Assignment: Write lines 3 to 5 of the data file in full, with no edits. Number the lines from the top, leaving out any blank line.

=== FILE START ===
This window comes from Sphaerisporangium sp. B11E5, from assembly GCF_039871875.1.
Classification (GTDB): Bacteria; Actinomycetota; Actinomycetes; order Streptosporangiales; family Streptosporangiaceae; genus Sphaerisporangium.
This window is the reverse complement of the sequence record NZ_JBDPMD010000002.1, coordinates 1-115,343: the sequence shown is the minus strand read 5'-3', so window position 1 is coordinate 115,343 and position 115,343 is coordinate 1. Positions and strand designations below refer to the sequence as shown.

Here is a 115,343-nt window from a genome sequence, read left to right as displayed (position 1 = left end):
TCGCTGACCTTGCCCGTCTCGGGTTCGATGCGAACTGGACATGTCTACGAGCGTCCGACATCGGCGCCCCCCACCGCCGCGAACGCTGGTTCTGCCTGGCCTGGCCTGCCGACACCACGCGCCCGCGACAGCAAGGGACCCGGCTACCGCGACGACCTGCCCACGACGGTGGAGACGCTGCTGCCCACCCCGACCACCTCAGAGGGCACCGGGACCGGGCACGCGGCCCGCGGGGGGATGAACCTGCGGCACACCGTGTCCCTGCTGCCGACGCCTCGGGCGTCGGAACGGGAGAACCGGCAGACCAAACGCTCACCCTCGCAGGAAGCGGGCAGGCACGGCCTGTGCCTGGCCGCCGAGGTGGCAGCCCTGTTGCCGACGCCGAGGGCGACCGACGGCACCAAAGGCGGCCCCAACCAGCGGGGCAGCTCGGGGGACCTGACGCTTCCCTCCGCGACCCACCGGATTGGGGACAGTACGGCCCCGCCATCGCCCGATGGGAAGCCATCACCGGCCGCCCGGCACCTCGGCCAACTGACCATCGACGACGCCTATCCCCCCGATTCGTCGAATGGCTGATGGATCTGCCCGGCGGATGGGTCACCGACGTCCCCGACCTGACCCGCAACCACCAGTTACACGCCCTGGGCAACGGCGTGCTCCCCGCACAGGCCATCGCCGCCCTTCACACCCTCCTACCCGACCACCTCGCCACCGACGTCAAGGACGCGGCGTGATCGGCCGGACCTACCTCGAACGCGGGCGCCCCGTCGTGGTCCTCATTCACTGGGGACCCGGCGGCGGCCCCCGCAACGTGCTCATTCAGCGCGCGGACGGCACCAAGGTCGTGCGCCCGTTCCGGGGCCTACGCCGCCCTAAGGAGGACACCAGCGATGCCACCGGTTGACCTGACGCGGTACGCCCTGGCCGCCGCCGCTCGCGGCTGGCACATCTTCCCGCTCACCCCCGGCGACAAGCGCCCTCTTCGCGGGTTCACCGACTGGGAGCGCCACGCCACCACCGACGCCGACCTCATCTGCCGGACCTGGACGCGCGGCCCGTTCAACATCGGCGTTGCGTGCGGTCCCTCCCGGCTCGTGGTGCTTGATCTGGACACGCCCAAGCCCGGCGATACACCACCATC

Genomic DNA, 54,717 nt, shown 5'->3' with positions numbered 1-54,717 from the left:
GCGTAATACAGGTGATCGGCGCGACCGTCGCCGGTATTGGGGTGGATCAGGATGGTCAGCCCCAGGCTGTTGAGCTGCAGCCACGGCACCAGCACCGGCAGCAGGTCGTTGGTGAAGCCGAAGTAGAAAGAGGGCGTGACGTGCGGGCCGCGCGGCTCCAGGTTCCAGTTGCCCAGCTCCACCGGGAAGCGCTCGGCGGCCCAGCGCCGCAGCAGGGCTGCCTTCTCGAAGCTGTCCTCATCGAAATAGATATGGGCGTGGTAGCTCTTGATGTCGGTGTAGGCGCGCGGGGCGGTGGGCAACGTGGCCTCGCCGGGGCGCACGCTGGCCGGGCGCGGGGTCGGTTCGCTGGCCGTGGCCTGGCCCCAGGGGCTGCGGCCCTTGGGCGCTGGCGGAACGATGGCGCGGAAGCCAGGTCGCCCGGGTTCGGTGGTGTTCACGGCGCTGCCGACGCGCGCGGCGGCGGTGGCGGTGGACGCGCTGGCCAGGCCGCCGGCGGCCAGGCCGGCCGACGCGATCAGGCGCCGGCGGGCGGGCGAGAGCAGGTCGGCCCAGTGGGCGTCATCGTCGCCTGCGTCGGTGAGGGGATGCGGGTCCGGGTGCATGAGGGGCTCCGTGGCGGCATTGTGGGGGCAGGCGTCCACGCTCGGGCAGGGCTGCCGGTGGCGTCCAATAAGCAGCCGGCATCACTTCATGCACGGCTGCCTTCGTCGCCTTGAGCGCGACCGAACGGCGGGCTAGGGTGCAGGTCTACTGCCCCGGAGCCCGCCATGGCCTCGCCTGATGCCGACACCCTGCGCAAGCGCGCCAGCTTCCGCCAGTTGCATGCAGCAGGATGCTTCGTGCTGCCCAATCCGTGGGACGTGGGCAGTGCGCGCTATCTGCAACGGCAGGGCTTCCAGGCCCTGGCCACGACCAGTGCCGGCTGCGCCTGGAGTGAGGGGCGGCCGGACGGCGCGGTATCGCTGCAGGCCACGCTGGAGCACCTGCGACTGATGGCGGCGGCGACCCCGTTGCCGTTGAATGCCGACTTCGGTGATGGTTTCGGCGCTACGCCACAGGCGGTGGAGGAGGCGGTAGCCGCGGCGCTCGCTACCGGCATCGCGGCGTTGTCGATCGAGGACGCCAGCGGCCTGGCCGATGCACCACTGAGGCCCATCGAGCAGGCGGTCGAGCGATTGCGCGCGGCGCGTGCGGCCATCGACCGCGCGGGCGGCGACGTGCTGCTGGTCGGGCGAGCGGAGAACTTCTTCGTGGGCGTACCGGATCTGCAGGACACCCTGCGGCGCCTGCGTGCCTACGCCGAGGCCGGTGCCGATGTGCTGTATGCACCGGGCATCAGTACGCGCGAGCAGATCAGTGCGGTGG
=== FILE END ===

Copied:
This window is the reverse complement of the sequence record NZ_JBDPMD010000002.1, coordinates 1-115,343: the sequence shown is the minus strand read 5'-3', so window position 1 is coordinate 115,343 and position 115,343 is coordinate 1. Positions and strand designations below refer to the sequence as shown.

Here is a 115,343-nt window from a genome sequence, read left to right as displayed (position 1 = left end):
TCGCTGACCTTGCCCGTCTCGGGTTCGATGCGAACTGGACATGTCTACGAGCGTCCGACATCGGCGCCCCCCACCGCCGCGAACGCTGGTTCTGCCTGGCCTGGCCTGCCGACACCACGCGCCCGCGACAGCAAGGGACCCGGCTACCGCGACGACCTGCCCACGACGGTGGAGACGCTGCTGCCCACCCCGACCACCTCAGAGGGCACCGGGACCGGGCACGCGGCCCGCGGGGGGATGAACCTGCGGCACACCGTGTCCCTGCTGCCGACGCCTCGGGCGTCGGAACGGGAGAACCGGCAGACCAAACGCTCACCCTCGCAGGAAGCGGGCAGGCACGGCCTGTGCCTGGCCGCCGAGGTGGCAGCCCTGTTGCCGACGCCGAGGGCGACCGACGGCACCAAAGGCGGCCCCAACCAGCGGGGCAGCTCGGGGGACCTGACGCTTCCCTCCGCGACCCACCGGATTGGGGACAGTACGGCCCCGCCATCGCCCGATGGGAAGCCATCACCGGCCGCCCGGCACCTCGGCCAACTGACCATCGACGACGCCTATCCCCCCGATTCGTCGAATGGCTGATGGATCTGCCCGGCGGATGGGTCACCGACGTCCCCGACCTGACCCGCAACCACCAGTTACACGCCCTGGGCAACGGCGTGCTCCCCGCACAGGCCATCGCCGCCCTTCACACCCTCCTACCCGACCACCTCGCCACCGACGTCAAGGACGCGGCGTGATCGGCCGGACCTACCTCGAACGCGGGCGCCCCGTCGTGGTCCTCATTCACTGGGGACCCGGCGGCGGCCCCCGCAACGTGCTCATTCAGCGCGCGGACGGCACCAAGGTCGTGCGCCCGTTCCGGGGCCTACGCCGCCCTAAGGAGGACACCAGCGATGCCACCGGTTGACCTGACGCGGTACGCCCTGGCCGCCGCCGCTCGCGGCTGGCACATCTTCCCGCTCACCCCCGGCGACAAGCGCCCTCTTCGCGGGTTCACCGACTGGGAGCGCCACGCCACCACCGACGCCGACCTCATCTGCCGGACCTGGACGCGCGGCCCGTTCAACATCGGCGTTGCGTGCGGTCCCTCCCGGCTCGTGGTGCTTGATCTGGACACGCCCAAGCCCGGCGATACACCACCATC